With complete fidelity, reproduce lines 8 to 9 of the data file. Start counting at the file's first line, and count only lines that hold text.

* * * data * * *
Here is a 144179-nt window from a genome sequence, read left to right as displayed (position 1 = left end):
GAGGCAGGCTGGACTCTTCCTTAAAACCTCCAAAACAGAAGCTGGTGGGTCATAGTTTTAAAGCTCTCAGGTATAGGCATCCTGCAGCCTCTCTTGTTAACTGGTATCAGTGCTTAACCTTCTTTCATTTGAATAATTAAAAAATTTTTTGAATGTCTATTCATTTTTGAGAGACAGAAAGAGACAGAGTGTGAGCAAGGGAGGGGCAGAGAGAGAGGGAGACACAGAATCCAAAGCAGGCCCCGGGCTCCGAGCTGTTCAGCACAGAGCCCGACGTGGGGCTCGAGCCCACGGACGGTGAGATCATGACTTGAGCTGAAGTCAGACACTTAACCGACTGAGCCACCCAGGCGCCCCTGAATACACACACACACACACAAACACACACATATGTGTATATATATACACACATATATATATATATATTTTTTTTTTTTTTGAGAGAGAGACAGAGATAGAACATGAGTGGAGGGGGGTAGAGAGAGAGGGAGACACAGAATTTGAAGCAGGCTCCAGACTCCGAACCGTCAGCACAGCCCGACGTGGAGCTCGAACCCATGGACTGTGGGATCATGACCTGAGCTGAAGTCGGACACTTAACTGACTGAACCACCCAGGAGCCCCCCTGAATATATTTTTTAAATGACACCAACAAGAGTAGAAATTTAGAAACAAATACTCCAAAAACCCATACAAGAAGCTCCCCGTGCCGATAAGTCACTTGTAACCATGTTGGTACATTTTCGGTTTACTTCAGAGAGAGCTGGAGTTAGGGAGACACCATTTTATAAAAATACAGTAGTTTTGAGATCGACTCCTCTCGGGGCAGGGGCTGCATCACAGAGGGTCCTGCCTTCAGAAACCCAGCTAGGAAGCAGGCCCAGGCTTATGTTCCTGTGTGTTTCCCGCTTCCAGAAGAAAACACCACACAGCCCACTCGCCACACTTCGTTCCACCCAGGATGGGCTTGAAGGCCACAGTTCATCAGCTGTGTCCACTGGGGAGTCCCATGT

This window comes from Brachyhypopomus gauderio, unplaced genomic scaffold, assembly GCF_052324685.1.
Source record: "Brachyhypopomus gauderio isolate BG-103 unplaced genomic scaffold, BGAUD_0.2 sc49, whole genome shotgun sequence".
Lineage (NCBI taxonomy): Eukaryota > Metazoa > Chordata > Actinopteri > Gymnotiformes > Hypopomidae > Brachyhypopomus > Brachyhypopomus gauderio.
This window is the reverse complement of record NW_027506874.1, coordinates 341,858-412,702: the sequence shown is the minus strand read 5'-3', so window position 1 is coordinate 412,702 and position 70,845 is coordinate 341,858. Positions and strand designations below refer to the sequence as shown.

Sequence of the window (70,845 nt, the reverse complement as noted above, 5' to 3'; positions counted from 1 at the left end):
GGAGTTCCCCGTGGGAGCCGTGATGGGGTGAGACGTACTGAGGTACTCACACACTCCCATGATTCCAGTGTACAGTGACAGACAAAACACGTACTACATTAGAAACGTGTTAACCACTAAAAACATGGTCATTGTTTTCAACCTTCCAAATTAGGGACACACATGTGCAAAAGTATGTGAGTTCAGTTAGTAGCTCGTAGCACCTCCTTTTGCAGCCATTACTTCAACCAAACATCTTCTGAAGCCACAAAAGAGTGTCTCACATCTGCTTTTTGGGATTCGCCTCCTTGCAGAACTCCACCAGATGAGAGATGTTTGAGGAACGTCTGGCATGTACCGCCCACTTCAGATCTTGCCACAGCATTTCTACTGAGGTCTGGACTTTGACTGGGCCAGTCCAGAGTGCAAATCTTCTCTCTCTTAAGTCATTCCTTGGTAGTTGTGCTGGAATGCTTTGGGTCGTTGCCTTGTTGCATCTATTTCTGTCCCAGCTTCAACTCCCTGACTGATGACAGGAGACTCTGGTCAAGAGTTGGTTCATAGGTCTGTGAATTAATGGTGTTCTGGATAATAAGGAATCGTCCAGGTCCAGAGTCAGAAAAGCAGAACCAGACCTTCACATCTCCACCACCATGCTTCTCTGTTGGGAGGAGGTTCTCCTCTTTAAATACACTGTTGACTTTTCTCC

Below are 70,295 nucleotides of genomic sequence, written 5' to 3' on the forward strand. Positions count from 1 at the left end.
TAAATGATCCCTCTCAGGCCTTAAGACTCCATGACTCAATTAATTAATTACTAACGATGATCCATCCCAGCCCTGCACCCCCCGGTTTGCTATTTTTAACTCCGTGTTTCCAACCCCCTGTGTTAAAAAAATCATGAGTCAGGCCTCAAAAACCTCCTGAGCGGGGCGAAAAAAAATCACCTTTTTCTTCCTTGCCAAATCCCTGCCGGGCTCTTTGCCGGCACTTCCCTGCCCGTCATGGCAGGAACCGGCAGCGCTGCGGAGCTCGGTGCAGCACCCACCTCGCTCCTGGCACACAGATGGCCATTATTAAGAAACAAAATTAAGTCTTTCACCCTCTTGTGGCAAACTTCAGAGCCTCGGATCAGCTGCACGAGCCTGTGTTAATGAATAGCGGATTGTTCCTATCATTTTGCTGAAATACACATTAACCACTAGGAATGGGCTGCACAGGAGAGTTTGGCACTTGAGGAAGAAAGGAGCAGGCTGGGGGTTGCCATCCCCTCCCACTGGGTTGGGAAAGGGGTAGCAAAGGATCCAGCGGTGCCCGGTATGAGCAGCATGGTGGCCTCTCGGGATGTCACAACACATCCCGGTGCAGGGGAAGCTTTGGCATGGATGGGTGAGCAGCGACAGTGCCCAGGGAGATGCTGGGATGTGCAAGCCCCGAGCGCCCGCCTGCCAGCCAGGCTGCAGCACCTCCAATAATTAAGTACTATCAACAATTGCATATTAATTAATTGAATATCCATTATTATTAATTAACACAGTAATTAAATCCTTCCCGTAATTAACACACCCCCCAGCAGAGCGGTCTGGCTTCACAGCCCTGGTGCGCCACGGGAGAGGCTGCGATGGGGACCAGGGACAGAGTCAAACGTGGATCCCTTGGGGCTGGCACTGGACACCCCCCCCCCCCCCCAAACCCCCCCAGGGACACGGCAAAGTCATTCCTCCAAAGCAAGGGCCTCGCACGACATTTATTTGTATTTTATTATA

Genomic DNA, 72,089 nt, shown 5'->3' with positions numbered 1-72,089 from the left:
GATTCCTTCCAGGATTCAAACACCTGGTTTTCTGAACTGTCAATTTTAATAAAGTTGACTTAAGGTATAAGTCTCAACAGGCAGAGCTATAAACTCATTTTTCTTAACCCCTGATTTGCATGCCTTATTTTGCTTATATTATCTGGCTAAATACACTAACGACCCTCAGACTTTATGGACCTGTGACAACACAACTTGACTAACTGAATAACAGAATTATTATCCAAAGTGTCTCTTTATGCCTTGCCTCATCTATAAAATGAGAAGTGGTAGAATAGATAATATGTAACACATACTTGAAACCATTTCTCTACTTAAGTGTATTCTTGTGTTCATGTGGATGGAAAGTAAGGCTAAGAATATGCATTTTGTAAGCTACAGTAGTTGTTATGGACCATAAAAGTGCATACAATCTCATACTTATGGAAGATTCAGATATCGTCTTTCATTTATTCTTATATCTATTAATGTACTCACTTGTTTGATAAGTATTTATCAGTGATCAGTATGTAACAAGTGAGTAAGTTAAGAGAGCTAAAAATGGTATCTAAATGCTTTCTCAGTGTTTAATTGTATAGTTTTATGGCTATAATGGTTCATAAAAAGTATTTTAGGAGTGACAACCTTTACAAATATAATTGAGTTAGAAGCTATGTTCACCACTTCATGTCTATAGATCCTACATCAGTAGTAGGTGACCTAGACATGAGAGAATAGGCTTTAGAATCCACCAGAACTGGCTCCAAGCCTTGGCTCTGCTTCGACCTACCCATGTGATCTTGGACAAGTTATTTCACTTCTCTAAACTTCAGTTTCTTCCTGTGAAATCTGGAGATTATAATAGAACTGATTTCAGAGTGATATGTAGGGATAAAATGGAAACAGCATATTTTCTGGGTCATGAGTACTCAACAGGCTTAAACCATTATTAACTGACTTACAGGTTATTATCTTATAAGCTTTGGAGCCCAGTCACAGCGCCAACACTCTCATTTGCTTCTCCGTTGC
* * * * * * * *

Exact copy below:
GGAGTTCCCCGTGGGAGCCGTGATGGGGTGAGACGTACTGAGGTACTCACACACTCCCATGATTCCAGTGTACAGTGACAGACAAAACACGTACTACATTAGAAACGTGTTAACCACTAAAAACATGGTCATTGTTTTCAACCTTCCAAATTAGGGACACACATGTGCAAAAGTATGTGAGTTCAGTTAGTAGCTCGTAGCACCTCCTTTTGCAGCCATTACTTCAACCAAACATCTTCTGAAGCCACAAAAGAGTGTCTCACATCTGCTTTTTGGGATTCGCCTCCTTGCAGAACTCCACCAGATGAGAGATGTTTGAGGAACGTCTGGCATGTACCGCCCACTTCAGATCTTGCCACAGCATTTCTACTGAGGTCTGGACTTTGACTGGGCCAGTCCAGAGTGCAAATCTTCTCTCTCTTAAGTCATTCCTTGGTAGTTGTGCTGGAATGCTTTGGGTCGTTGCCTTGTTGCATCTATTTCTGTCCCAGCTTCAACTCCCTGACTGATGACAGGAGACTCTGGTCAAGAGTTGGTTCATAGGTCTGTGAATTAATGGTGTTCTGGATAATAAGGAATCGTCCAGGTCCAGAGTCAGAAAAGCAGAACCAGACCTTCACATCTCCACCACCATGCTTCTCTGTTGGGAGGAGGTTCTCCTCTTTAAATACACTGTTGACTTTTCTCC

Below are 70,295 nucleotides of genomic sequence, written 5' to 3' on the forward strand. Positions count from 1 at the left end.